Controlling Regulatory Costs
June 6, 2000
The federal government is expected to post a budget surplus in 2000, putting an end to nearly three decades of deficit spending. If maintaining the surplus is a priority, policymakers must control regulatory costs, says Clyde Wayne Crews, Jr.
The federal government can fund its programs in three ways: taxing, borrowing money or regulating. Through regulation, the government can avoid using tax dollars to fund its programs. However, complying with excessive regulations requires spending and borrowing, and like ordinary taxes, the "hidden tax" of regulation can affect the consumer pocketbook by increasing the cost of groceries, utilities, health services and housing.
- Approximately 20 percent ($7,410) of the average American family's after-tax budget ($41,846) is consumed by regulatory costs.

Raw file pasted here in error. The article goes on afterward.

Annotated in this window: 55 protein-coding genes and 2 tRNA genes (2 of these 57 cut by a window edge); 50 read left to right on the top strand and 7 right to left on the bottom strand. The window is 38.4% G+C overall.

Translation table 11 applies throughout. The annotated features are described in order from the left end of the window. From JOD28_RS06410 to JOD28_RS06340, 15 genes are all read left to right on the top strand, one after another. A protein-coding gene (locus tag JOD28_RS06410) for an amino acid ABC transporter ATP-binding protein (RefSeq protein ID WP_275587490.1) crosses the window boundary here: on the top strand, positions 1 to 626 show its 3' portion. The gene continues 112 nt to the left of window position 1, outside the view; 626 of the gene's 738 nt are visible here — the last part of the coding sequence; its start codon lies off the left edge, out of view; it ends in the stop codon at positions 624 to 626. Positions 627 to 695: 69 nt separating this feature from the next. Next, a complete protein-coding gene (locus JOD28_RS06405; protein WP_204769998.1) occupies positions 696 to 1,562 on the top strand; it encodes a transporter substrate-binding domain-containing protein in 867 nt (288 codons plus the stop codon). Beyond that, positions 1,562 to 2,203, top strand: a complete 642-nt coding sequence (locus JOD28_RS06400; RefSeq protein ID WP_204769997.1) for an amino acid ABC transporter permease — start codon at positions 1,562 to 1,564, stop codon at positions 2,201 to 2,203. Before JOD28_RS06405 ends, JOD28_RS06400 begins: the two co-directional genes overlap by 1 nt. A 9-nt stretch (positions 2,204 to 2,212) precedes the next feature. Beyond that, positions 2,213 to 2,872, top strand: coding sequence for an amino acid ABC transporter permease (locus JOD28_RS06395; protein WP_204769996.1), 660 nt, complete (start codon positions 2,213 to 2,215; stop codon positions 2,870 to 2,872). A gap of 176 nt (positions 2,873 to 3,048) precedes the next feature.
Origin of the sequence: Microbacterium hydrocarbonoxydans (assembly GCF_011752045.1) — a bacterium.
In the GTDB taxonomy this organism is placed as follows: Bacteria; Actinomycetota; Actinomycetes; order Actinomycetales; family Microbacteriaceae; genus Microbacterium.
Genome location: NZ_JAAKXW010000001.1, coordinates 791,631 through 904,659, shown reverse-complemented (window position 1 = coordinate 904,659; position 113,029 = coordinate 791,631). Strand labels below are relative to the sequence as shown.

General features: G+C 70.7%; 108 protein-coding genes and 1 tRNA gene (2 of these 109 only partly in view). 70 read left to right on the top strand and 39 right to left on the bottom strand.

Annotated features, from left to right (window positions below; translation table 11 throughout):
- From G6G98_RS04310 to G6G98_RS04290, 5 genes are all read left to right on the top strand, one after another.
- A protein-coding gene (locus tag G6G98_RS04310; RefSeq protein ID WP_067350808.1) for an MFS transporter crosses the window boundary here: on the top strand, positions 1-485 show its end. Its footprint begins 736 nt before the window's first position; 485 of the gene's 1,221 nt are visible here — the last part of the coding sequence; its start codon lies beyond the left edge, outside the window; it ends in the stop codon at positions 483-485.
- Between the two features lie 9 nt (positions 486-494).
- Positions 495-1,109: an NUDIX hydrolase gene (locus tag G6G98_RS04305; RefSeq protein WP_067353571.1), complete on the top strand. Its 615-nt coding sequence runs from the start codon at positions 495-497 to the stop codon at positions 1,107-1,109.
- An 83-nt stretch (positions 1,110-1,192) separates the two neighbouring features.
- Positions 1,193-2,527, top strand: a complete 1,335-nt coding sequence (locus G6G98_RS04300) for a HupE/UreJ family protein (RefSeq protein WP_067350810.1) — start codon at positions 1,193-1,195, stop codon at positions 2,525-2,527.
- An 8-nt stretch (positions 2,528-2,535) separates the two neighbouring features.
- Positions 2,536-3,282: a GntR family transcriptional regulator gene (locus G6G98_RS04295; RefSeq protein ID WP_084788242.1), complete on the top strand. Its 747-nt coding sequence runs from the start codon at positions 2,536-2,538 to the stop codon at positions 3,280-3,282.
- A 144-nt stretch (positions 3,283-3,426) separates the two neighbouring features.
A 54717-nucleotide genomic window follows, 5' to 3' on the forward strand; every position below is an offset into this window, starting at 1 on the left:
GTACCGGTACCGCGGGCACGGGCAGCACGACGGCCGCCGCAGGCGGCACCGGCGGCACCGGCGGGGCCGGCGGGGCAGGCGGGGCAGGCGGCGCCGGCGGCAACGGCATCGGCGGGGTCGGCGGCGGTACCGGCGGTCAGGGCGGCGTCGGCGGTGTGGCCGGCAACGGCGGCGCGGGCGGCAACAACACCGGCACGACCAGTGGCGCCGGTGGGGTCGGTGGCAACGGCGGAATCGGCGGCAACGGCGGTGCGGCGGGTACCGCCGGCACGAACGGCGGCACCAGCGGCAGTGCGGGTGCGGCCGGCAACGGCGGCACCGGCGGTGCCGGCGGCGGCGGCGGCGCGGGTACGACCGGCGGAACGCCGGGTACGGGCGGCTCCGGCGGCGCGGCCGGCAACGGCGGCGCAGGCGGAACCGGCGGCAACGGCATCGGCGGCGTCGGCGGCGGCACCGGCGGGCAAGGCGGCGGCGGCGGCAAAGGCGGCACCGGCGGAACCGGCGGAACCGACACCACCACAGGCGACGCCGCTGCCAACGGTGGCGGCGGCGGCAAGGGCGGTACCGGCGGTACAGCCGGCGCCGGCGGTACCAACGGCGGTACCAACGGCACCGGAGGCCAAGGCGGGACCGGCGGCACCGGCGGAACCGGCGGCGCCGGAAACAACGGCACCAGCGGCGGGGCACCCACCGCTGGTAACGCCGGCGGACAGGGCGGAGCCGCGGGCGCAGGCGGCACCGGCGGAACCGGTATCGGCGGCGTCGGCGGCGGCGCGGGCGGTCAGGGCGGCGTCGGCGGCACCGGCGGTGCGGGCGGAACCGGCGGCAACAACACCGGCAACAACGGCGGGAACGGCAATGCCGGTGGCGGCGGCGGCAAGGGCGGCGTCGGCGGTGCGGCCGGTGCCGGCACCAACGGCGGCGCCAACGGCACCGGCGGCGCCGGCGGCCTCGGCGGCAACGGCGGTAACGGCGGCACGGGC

- In 1999, regulatory costs in the US were $758 billion -- exceeding the output of Canada or Mexico.
- The 1999 Federal Register, the daily depository of all proposed and final rules and regulations, contained 71,161 pages -- a 42.9 percent increase from 1990.
Of the 4,538 regulations at various stages of implementation in 1999, 137 are "economically significant" rules that will have at least $100 million in economic impact -- imposing projected future costs of at least $13.7 billion yearly.
Source: Clyde Wayne Crews, Jr., "Ten Thousand Commandments," April 2000, Competitive Enterprise Institute, 1001 Connecticut Avenue, N.W., Suite 1250, Washington, D.C. 20036, (202) 331-1010.
Browse more articles on Government Issues